State and county fairs are a major source of promotion for U.S. agriculture. With the many cancellations of fairs across the country, Rep. Jimmy Panetta (D-CA) and Rep. Billy Long (R-MO) urged House leadership on Wednesday to include strong support for state and county agricultural fairs in the next COVID-19 relief package.
“Agricultural producers in rural America represent less than 1% of the U.S. population, and with the average age of a farmer being 57 years old, it is imperative for us to engage and encourage young people to pursue agricultural careers. By cultivating a passion for agriculture in students and supporting beginning farmers and ranchers, fairs help build the future of agriculture. These exhibitions demonstrate to the public and the farming community, that we do not take for granted the work they do to feed us all,” the letter said.
Fairs Need Funding to Survive Loss of Revenue in 2020
According to the International Association of Fairs and Expositions (IAFE), each year the operation of agricultural fairs results in $4.67 billion for the U.S. economy and supports thousands of jobs. About 2,000 fairs are held in North America each year, and large fairs can admit more than a million visitors over the course of a week or two.
“County and local fairs are vitally important to agriculture on the Central Coast, providing our producers and opportunity to market their crops and livestock, and fostering the next generation of farmers. They are an economic engine, as well as a gathering place, for our communities. Like many institutions, fairs have been impacted by COVID-19, and Congress must ensure their preservation by providing assistance in the next economic relief package,” Panetta said in a release.
Less than one-third of the states provide any type of funding support for county fairs, explained Marla Calico, IAFE president and CEO.
“Even those states providing some funds will now be faced with difficult decisions to sustain that funding when state revenues have been so dramatically impacted by the COVID-19 crisis. Without supplemental aid, the future of some fairs and fairgrounds facilities are in question,” Calico said.
Dara Tobias, CEO and fair manager of the San Benito County Fair in California, said that out of their county population of approximately 60,000 people, they welcomed over 48,000 people to their annual events last year. Approximately 22,000 attended the county’s annual agriculture fair, and many more attended parties, Quinceañeras, horse shows, festivals, graduations, weddings, family reunions and other life celebrations.
Not only does this create jobs for photographers, supply vendors, food caterers, decorators and others, it also provides families and community members of all ages with an affordable place to explore, learn, rest, recreate and celebrate at the fairgrounds,” Tobias said.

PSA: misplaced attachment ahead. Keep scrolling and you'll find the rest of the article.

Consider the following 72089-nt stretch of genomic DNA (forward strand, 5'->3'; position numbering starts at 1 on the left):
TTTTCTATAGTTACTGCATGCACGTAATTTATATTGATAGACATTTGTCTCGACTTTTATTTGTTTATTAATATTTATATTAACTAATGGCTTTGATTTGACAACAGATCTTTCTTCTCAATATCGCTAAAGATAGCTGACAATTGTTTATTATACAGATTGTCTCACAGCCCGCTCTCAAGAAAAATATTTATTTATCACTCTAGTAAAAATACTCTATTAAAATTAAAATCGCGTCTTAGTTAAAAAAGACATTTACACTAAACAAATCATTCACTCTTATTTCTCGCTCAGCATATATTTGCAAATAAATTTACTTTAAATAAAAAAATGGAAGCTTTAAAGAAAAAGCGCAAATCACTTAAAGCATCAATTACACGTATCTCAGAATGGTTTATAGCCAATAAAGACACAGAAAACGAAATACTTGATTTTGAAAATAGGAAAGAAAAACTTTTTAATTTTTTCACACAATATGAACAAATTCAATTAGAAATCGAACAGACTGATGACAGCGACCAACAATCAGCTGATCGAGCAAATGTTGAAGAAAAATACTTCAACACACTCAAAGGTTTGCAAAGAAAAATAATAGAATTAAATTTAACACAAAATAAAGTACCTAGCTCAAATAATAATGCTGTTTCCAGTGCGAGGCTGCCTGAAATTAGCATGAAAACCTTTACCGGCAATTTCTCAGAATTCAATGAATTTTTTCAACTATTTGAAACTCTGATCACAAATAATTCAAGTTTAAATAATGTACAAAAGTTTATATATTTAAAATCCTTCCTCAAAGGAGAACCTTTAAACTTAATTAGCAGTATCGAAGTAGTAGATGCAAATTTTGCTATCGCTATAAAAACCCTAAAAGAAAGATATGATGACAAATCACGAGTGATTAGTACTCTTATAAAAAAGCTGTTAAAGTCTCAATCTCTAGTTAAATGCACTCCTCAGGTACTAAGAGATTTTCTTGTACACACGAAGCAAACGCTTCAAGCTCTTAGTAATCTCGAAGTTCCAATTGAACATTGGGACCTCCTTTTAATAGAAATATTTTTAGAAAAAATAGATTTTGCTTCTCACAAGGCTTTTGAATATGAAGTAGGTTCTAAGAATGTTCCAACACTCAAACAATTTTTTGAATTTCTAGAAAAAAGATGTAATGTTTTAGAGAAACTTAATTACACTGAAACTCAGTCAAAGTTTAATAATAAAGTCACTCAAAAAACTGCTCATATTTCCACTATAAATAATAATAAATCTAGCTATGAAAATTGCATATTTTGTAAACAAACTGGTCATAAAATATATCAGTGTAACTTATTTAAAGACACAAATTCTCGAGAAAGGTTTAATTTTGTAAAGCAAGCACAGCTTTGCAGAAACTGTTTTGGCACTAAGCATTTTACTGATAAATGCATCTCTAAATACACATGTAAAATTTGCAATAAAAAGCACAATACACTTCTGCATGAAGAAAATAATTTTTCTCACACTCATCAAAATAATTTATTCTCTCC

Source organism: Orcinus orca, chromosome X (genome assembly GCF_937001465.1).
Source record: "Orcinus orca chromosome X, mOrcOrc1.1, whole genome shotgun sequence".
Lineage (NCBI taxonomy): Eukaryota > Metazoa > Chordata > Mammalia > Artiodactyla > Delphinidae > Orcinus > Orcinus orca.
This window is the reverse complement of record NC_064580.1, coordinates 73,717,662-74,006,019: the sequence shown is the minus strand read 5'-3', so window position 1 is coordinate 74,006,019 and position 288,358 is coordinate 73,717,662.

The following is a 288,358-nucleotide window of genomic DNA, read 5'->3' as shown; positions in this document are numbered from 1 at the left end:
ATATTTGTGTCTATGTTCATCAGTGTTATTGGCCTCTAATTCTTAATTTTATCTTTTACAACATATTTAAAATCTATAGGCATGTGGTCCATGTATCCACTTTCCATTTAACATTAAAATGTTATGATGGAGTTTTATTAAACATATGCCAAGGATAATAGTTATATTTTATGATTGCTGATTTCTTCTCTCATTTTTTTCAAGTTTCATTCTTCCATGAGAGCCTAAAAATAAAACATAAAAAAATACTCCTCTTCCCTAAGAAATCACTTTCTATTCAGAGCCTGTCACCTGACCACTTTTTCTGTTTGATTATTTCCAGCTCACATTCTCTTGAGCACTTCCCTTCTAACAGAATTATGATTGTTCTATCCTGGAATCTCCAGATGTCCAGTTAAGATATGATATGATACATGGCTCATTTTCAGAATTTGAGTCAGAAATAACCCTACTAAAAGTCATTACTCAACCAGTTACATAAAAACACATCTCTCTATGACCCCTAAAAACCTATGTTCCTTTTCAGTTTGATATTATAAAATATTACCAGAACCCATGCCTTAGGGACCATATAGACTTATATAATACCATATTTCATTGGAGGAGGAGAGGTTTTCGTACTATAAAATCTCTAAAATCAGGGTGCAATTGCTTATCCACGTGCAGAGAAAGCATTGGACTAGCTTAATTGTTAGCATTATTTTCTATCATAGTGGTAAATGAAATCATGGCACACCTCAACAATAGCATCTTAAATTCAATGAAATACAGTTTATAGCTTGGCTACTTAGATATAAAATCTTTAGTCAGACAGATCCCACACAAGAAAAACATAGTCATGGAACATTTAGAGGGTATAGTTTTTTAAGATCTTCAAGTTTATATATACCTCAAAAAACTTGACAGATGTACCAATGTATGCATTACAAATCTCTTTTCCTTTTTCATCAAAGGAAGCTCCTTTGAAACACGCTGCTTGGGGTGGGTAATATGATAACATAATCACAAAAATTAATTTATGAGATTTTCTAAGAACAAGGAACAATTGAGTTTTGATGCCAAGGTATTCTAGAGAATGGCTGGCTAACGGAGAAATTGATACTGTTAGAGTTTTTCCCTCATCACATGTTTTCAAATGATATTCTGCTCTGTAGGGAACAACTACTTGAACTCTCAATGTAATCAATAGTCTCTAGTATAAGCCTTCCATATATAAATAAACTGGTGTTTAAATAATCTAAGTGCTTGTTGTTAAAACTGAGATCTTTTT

“They are the cornerstone for many communities and vital for so many needs,” Tobias said.
Fair Cancellations Shatter Dreams for Many Youth
When state fairs began announcing their cancellations in late May, many youth exhibitors and livestock breeders shared their disappointment over the historic news.
“The cancellation of the Ohio State Fair was a surprising and devastating blow to the youth livestock program in our state,” said Jim McCoy of Bloomingburg, Ohio, who has been raising pigs and supporting the Ohio State Fair for 47 years. “Being a family project, the time, effort, dollars invested in livestock, and all it takes to raise them to completion just scratches the surface of all that is involved in a junior project.”
Alyssa Donich, 18, was devastated when the California State Fair canceled due to COVID-19.
“I never imagined in a million years this is how my senior year show career would be. I was looking forward to showing at state fair this year with my family and friends by my side,” Donich said.
In order to protect the future of opportunities like these, the Congressmen ask for the inclusion of relief measures for this “uniquely American industry.”
“In response to the financial distress the COVID-19 crisis has placed on America’s fairs, and given the importance they play in the promotion of and development of America’s Agribusiness, it is imperative that financially stressed fairs be provided a lifeline during these difficult times,” the letter said.